ON A COMPLETELY DIFFERENT NOTE: The Council of Stewards of the OUMC and the UMC of Dodge Center continue to not set a specific date as to when our two churches will be opening for face to face worship. Both church councils have had careful conversation in regard to the many things that will need to be done before it’s safe to return to worshipping in person. Even when we do worship in person, what we’ll be doing together – no singing, no handshakes/hugs, no coffee/treats, etc… will be different. We’re doing this so we do not spread the virus. It’s frustrating to not know when we’ll resume some semblance of normal. However, as we are committed to an abundance of caution – out of the care of our neighbor, we’ll continue to live in these times of uncertainty with an undeclared time-line. However, we are certain of this – our commitment at both of our congregations is to be the hands and feet of Christ, reaching out in creative and meaningful ways to show God’s love for the neighbor. Please be in prayer in support of this. In Christ, Pr. Scott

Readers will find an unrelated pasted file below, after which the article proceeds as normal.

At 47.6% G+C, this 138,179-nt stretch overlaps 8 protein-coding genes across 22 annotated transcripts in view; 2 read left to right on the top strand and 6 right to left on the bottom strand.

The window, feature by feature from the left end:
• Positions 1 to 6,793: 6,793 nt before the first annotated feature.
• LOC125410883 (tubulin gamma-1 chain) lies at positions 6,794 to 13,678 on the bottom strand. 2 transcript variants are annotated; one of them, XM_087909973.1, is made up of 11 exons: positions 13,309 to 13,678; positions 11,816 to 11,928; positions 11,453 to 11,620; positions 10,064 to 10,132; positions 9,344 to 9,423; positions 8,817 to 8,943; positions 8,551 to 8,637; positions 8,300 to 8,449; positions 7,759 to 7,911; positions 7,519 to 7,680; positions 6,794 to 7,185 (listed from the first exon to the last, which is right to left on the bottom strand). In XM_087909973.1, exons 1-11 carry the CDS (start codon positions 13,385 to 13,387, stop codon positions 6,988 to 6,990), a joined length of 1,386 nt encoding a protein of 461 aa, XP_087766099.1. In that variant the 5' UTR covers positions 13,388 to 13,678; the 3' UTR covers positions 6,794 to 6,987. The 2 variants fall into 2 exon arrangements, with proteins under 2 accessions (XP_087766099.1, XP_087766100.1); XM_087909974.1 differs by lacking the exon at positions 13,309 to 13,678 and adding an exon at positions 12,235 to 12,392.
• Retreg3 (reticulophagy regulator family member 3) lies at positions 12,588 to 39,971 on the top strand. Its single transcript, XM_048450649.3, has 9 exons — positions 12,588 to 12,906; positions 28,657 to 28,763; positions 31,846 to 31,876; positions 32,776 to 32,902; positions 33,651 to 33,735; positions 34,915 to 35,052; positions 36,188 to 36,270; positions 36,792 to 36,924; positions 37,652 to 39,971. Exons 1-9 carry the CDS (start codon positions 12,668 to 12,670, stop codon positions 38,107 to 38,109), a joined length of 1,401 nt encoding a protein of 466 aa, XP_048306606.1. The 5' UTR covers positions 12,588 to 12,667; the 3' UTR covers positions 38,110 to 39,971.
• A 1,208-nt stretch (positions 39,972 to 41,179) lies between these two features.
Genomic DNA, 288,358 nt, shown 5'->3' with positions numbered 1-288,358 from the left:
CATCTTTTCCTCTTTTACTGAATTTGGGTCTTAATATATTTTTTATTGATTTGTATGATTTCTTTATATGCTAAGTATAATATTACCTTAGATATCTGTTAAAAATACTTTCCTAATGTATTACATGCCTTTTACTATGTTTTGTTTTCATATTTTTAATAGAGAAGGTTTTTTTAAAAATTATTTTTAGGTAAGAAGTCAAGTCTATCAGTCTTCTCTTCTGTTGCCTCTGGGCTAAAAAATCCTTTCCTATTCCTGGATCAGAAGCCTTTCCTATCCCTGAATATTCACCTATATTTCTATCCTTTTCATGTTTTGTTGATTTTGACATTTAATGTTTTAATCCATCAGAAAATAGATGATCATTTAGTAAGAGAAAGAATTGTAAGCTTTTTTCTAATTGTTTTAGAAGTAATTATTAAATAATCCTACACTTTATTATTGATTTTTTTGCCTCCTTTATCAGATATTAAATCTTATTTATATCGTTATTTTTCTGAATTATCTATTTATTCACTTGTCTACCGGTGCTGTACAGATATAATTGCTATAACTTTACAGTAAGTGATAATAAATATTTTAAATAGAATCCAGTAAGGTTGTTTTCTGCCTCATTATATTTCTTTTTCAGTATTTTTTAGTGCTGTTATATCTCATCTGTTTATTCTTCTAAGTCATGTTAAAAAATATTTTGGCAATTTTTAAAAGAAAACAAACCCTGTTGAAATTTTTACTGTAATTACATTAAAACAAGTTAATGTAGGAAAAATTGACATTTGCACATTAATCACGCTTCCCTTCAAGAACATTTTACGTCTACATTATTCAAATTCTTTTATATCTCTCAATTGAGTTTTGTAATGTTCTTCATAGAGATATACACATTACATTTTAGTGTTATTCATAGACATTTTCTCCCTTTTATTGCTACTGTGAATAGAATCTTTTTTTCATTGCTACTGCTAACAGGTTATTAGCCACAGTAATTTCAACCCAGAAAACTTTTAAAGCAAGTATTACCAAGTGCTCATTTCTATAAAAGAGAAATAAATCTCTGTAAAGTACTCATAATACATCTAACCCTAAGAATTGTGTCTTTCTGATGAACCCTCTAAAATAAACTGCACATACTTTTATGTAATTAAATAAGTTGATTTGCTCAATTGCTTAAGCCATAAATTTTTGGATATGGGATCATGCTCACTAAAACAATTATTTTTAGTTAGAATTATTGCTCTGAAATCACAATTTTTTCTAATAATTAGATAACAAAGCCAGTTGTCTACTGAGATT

Virtual Charge Conference:
Sandy Emry, the SPPRC chairperson is working with an Elder from the UMC MN Conference to schedule a virtual Charge Conference for the purpose of approving Pr. Lisa Vick's appointment and compensation package. It will be done through the UMC technology platform called Blue Jeans network. It will take place at 5:15 pm on Wednesday June 10th. A Charge conference means the Council of Stewards will be the ones voting on this matter, although others may attend the meeting via telephone or being on the Blue Jeans Network (similar to zoom).
More about Pastor Lisa Vick: